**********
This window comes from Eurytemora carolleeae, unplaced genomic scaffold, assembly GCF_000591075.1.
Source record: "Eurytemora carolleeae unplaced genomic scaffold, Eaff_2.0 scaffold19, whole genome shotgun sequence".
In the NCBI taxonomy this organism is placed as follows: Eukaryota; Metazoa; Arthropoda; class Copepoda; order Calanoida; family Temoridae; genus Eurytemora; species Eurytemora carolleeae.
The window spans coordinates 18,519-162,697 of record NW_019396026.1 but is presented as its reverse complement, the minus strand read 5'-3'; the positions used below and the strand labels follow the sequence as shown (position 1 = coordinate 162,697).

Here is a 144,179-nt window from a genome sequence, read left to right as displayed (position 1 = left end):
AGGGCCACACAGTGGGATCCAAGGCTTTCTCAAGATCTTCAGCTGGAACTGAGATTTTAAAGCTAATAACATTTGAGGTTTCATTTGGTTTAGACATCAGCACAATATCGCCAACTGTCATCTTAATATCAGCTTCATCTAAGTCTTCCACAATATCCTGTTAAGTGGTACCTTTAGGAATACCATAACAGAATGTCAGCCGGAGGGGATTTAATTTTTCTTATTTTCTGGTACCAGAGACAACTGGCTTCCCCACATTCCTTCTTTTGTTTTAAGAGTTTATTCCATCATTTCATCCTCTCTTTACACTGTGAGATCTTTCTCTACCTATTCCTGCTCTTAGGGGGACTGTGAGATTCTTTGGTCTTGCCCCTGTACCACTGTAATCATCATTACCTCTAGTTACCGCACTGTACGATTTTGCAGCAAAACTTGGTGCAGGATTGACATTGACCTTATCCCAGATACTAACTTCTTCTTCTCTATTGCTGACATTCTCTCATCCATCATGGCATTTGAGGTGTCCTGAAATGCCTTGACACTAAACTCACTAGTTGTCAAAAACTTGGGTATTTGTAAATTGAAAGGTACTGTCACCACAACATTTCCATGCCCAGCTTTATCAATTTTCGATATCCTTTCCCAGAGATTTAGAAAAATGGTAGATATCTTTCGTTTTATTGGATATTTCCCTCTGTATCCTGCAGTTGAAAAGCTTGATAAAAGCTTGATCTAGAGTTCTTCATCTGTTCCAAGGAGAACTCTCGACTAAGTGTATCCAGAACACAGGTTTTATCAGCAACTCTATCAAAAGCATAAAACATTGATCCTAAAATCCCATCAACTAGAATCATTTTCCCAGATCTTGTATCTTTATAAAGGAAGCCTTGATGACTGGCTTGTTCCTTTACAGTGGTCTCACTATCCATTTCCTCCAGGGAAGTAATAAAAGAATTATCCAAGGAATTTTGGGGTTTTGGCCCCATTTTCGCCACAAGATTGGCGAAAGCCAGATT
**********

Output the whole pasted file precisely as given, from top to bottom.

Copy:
This window comes from Eurytemora carolleeae, unplaced genomic scaffold, assembly GCF_000591075.1.
Source record: "Eurytemora carolleeae unplaced genomic scaffold, Eaff_2.0 scaffold19, whole genome shotgun sequence".
In the NCBI taxonomy this organism is placed as follows: Eukaryota; Metazoa; Arthropoda; class Copepoda; order Calanoida; family Temoridae; genus Eurytemora; species Eurytemora carolleeae.
The window spans coordinates 18,519-162,697 of record NW_019396026.1 but is presented as its reverse complement, the minus strand read 5'-3'; the positions used below and the strand labels follow the sequence as shown (position 1 = coordinate 162,697).

Here is a 144,179-nt window from a genome sequence, read left to right as displayed (position 1 = left end):
AGGGCCACACAGTGGGATCCAAGGCTTTCTCAAGATCTTCAGCTGGAACTGAGATTTTAAAGCTAATAACATTTGAGGTTTCATTTGGTTTAGACATCAGCACAATATCGCCAACTGTCATCTTAATATCAGCTTCATCTAAGTCTTCCACAATATCCTGTTAAGTGGTACCTTTAGGAATACCATAACAGAATGTCAGCCGGAGGGGATTTAATTTTTCTTATTTTCTGGTACCAGAGACAACTGGCTTCCCCACATTCCTTCTTTTGTTTTAAGAGTTTATTCCATCATTTCATCCTCTCTTTACACTGTGAGATCTTTCTCTACCTATTCCTGCTCTTAGGGGGACTGTGAGATTCTTTGGTCTTGCCCCTGTACCACTGTAATCATCATTACCTCTAGTTACCGCACTGTACGATTTTGCAGCAAAACTTGGTGCAGGATTGACATTGACCTTATCCCAGATACTAACTTCTTCTTCTCTATTGCTGACATTCTCTCATCCATCATGGCATTTGAGGTGTCCTGAAATGCCTTGACACTAAACTCACTAGTTGTCAAAAACTTGGGTATTTGTAAATTGAAAGGTACTGTCACCACAACATTTCCATGCCCAGCTTTATCAATTTTCGATATCCTTTCCCAGAGATTTAGAAAAATGGTAGATATCTTTCGTTTTATTGGATATTTCCCTCTGTATCCTGCAGTTGAAAAGCTTGATAAAAGCTTGATCTAGAGTTCTTCATCTGTTCCAAGGAGAACTCTCGACTAAGTGTATCCAGAACACAGGTTTTATCAGCAACTCTATCAAAAGCATAAAACATTGATCCTAAAATCCCATCAACTAGAATCATTTTCCCAGATCTTGTATCTTTATAAAGGAAGCCTTGATGACTGGCTTGTTCCTTTACAGTGGTCTCACTATCCATTTCCTCCAGGGAAGTAATAAAAGAATTATCCAAGGAATTTTGGGGTTTTGGCCCCATTTTCGCCACAAGATTGGCGAAAGCCAGATT